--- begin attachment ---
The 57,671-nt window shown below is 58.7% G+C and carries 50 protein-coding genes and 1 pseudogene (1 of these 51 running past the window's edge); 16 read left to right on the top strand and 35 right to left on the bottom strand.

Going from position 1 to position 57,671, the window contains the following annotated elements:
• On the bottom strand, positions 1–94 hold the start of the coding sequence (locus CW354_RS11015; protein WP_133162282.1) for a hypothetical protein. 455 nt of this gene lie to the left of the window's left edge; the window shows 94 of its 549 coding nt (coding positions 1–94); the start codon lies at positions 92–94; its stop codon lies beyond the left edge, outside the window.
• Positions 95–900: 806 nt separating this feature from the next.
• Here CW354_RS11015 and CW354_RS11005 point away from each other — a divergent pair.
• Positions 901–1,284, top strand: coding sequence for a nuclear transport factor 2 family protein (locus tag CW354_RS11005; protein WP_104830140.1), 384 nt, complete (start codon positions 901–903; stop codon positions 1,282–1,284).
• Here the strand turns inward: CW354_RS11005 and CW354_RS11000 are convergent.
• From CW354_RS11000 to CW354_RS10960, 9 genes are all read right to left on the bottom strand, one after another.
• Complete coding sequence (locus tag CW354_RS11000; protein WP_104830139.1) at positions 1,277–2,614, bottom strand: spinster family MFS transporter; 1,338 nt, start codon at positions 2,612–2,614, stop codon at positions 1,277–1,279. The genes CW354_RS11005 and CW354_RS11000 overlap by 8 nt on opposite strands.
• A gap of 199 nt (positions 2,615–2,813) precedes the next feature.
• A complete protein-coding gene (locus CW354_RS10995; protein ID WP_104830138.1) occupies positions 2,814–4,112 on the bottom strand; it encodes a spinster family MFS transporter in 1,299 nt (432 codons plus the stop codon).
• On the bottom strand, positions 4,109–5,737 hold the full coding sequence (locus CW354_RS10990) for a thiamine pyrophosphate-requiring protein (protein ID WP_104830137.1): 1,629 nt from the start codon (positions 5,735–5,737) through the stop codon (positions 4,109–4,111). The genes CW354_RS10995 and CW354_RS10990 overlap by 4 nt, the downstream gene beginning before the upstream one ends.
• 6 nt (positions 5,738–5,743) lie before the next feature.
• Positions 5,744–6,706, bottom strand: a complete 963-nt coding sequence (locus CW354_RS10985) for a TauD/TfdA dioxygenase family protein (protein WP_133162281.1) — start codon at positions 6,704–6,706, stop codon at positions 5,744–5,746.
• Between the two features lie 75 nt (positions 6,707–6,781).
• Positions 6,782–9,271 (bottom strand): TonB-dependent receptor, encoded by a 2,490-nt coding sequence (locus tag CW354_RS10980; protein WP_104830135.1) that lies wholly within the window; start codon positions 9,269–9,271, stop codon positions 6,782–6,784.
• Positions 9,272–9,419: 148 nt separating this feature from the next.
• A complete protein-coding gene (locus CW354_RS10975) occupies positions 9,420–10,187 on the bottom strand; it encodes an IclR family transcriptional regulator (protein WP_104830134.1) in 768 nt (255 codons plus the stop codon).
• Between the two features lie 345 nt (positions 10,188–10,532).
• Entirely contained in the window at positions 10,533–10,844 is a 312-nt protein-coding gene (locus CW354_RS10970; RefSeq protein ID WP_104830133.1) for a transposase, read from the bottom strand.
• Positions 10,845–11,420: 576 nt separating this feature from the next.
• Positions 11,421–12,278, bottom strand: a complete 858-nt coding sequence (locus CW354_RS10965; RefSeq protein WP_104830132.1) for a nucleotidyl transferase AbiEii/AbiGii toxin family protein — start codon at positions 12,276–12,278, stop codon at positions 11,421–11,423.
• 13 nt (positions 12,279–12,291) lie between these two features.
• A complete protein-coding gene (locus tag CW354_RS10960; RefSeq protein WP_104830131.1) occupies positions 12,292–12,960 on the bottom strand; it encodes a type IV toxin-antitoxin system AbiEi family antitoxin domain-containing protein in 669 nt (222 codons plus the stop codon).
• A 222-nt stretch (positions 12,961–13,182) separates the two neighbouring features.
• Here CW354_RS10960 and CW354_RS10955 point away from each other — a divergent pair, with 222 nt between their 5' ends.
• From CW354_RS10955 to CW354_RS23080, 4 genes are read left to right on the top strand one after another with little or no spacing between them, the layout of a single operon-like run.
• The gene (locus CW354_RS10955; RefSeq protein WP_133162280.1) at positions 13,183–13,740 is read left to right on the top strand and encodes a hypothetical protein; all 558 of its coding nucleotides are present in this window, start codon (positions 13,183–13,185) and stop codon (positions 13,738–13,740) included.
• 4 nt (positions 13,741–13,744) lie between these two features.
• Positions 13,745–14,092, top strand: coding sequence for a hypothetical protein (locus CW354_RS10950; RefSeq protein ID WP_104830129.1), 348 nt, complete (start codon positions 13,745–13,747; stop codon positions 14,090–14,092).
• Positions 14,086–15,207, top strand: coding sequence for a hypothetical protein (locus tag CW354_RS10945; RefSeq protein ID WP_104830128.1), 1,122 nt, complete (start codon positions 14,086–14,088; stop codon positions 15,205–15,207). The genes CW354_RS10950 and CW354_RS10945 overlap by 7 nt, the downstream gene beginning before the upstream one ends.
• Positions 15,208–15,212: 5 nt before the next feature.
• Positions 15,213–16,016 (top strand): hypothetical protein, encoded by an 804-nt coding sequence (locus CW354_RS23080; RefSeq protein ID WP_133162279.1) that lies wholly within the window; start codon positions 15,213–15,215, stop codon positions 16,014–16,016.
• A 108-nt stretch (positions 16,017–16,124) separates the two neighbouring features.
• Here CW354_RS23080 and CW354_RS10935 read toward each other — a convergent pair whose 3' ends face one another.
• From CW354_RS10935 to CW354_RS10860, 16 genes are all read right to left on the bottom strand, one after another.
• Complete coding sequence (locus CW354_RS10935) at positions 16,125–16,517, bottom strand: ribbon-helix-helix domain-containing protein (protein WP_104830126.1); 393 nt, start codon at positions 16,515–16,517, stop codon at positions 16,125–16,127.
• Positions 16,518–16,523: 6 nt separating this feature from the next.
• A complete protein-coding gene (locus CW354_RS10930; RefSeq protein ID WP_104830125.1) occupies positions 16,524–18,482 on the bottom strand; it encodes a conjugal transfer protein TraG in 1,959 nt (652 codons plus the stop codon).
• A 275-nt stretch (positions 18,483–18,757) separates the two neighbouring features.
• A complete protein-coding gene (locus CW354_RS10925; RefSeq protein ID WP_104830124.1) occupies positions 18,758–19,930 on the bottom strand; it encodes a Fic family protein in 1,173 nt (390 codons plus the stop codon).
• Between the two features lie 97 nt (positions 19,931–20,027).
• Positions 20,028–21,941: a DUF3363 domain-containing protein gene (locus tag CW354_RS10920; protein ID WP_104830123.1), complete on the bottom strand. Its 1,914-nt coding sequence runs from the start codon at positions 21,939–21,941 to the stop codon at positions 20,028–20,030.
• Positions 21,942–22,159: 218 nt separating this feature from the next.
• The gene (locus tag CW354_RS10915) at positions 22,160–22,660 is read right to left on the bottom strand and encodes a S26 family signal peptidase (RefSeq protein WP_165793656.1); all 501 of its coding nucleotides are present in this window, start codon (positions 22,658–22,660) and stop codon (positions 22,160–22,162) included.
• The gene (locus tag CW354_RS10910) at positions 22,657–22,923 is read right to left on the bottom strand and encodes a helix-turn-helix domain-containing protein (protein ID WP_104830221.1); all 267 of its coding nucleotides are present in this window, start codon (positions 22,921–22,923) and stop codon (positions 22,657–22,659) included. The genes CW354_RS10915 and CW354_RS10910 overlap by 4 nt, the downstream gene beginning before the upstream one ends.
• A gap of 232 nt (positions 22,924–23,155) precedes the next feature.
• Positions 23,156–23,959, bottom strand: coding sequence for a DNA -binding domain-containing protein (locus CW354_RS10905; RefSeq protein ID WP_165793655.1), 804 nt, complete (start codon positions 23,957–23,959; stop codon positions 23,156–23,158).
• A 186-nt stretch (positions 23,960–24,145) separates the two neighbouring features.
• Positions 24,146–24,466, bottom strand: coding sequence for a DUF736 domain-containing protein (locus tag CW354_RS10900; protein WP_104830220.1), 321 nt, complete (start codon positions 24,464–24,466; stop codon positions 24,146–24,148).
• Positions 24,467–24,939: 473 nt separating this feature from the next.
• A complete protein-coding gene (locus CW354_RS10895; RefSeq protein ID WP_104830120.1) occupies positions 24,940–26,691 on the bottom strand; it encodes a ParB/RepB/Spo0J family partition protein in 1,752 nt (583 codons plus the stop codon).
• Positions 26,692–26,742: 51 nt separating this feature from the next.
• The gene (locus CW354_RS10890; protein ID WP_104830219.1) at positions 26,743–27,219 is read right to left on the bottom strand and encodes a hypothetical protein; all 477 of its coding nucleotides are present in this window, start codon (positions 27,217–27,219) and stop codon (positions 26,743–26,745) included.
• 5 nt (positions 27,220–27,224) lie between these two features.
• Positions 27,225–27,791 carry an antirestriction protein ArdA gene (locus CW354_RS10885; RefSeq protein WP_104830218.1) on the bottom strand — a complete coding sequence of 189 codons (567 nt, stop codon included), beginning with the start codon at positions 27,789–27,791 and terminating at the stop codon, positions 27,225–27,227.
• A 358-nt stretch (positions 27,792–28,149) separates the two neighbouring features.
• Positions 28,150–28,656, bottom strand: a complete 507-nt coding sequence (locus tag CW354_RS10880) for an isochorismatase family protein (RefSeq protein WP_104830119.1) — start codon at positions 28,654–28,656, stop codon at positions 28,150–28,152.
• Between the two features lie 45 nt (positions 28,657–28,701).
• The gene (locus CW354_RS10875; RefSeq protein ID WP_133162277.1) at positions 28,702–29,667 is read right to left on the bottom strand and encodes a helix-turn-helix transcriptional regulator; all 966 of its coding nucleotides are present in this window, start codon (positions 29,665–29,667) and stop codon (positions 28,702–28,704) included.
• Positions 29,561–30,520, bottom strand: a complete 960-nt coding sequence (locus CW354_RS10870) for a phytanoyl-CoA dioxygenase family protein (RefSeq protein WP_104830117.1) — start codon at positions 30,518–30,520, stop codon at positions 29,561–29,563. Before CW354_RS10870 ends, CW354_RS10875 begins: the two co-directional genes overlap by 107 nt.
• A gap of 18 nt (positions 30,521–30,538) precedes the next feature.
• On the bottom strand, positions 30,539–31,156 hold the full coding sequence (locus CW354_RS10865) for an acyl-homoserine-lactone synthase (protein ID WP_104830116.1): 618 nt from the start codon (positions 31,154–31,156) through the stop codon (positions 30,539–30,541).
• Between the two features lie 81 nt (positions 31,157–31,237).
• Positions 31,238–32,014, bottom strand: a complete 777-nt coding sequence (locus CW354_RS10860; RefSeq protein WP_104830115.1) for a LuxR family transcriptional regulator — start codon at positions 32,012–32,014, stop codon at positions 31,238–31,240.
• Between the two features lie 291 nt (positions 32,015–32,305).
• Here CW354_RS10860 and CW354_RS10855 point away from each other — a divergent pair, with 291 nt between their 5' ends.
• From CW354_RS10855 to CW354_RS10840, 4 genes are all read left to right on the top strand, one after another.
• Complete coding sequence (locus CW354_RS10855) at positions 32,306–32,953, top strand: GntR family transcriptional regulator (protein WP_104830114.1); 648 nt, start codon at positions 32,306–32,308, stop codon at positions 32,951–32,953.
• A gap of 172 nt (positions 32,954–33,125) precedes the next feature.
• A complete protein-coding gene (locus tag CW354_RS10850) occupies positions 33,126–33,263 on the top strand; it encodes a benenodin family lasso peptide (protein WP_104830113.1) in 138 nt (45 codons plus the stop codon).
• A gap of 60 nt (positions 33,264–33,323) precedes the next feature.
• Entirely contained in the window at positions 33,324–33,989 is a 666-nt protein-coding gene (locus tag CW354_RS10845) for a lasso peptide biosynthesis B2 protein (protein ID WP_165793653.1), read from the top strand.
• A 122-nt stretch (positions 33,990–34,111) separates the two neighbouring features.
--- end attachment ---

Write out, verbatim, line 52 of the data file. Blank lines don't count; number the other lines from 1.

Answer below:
• A complete protein-coding gene (locus CW354_RS10895; RefSeq protein ID WP_104830120.1) occupies positions 24,940–26,691 on the bottom strand; it encodes a ParB/RepB/Spo0J family partition protein in 1,752 nt (583 codons plus the stop codon).